"There are situations where some people who behave in ways that are less than good are rewarded for it and people who behave in very good ways have bad things happen to them," Yeager said.

"It's important for parents to say to their children, 'You will see injustices around you every day, but that doesn't give you permission to act in unjust ways.' There are things that you can do, things to prevent bad things from happening — and we should do that — but sometimes, bad things still happen," he said, referring to the rewarding of "bad" behaviors. [5 Ways to Talk to Your Kids About Bullying]

The anti-immigrant rhetoric that is part of Trump's platform is particularly frightening to many children, according to a report released Apr. 13 by the Southern Poverty Law Center (SPLC). The report described the negative impact of the 2016 presidential election on schools in America as "The Trump Effect.".

In the report, a survey of 2,000 teachers revealed that rhetoric in the campaign "is producing an alarming level of fear and anxiety among children of color and inflaming racial and ethnic tensions in the classroom," the SPLC wrote.

And recent events in the United Kingdom suggest that such language spurs aggressive and harmful behavior toward immigrants and people of color.

After the recent "Brexit" referendum — a vote for the U.K. to leave the European Union, largely spurred by anti-immigrant propaganda — there was an uptick in hate crimes, reported by police to be five times "the usual level," according to the Independent.

In the U.S., a day after Trump was declared the president-elect, Muslims and people of color in multiple cities were targeted by taunts and harassment, the International Business Times reported. And graffiti with pro-Trump and pro-Nazi messages was found on a Philadelphia storefront on Nov. 9, according to Time.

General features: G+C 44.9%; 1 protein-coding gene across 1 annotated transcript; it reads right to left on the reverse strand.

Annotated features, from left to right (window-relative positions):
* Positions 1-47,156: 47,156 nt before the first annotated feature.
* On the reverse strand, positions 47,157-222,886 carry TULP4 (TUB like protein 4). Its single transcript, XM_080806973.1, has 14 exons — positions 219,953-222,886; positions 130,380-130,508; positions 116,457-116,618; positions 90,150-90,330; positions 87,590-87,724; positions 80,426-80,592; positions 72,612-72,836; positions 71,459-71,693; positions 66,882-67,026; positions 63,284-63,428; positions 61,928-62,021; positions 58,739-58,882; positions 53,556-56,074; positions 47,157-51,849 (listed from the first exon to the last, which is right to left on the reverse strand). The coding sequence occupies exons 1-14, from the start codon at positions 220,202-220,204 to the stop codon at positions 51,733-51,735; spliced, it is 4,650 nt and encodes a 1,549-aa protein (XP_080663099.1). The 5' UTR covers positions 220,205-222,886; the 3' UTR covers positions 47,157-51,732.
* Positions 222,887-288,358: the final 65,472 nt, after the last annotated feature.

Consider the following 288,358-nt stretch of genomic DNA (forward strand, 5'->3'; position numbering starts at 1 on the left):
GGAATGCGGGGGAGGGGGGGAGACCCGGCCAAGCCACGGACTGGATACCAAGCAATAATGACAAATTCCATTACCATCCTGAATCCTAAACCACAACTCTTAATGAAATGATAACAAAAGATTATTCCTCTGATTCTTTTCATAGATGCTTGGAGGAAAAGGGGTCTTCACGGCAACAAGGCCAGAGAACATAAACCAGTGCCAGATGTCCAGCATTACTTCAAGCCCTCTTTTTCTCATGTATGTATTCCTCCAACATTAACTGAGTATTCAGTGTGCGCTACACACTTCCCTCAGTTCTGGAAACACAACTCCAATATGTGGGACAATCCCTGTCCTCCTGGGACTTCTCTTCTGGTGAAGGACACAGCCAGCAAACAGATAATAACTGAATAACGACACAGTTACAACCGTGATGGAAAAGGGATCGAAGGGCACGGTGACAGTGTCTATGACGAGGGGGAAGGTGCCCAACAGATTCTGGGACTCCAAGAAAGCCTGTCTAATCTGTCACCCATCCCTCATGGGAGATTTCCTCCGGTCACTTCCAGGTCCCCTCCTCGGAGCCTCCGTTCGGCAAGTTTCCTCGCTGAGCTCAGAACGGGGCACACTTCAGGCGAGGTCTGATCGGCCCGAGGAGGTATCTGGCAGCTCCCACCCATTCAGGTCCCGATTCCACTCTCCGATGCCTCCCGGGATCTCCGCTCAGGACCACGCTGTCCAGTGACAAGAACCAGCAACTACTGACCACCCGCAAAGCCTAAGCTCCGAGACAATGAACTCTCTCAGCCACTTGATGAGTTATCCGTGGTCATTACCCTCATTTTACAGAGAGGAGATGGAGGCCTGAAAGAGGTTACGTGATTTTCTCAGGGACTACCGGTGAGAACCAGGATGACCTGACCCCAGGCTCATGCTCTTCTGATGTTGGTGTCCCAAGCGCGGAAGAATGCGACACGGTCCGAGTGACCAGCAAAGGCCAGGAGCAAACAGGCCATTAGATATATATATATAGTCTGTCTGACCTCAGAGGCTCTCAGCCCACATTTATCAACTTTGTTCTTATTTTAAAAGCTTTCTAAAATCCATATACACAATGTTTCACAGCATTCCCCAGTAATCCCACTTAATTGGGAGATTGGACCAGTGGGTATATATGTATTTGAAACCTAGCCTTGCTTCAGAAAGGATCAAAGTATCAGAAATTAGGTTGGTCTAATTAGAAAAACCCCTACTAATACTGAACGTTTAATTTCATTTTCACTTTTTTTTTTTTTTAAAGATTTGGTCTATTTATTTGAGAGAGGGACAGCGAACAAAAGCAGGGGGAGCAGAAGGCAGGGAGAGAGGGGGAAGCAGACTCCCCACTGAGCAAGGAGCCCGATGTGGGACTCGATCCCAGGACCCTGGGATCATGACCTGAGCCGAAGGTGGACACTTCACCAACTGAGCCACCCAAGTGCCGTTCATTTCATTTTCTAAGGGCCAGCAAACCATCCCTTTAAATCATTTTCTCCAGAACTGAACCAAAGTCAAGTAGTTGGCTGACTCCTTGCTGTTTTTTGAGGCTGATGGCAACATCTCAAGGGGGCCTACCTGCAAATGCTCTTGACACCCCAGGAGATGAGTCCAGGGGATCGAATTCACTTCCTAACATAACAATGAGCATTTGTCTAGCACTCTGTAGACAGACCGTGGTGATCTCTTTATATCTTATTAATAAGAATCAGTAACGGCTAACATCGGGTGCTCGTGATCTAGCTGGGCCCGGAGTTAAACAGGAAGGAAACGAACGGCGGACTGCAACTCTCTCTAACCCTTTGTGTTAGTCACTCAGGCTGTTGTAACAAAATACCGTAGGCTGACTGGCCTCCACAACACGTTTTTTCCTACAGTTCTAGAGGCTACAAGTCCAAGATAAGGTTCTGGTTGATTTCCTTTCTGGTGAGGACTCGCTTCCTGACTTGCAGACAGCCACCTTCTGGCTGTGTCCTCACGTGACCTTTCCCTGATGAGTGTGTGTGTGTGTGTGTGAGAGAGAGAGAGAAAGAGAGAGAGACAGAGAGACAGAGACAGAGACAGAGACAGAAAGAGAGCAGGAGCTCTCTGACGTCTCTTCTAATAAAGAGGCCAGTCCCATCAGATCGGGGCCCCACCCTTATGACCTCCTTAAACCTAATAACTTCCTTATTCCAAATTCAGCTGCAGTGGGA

But as president, Trump will not be making unilateral decisions about immigration policies — or, in fact, any policies — on his own. Yeager recommended that parents explain to fearful kids that our government is constructed so that no individual gets to change the way the country runs.

"The democracy we have is very complex, with a system of checks and balances," Yeager said. "Yes, there are certain aspects of it that one person can impact. But all this is in place because we don't want any one person being the dictator."

Still, the normalization of ugly language during this election is troubling, but parents can offset that by reminding children that using demeaning or abusive words is not okay, Yeager told Live Science. He added that it was encouraging to hear Trump call for unity in a divided country during his acceptance speech, for people to start working together and that emphasizing this message to children will be an important part of moving forward.

"Life is not easy, and challenges are always present," Yeager said. "The people who are the most successful learn to live outside of their comfort zone."

Indeed, many people woke up the morning after the election outside their comfort zones, he added, ruefully. Challenges may lie ahead, but within them are possibilities to emerge stronger and wiser than before, Yeager said.

"This is an opportunity for personal and individual growth," Yeager said. "Because when you're in a place where you're less comfortable, you have a chance to change and to grow and to learn."

Original article on Live Science.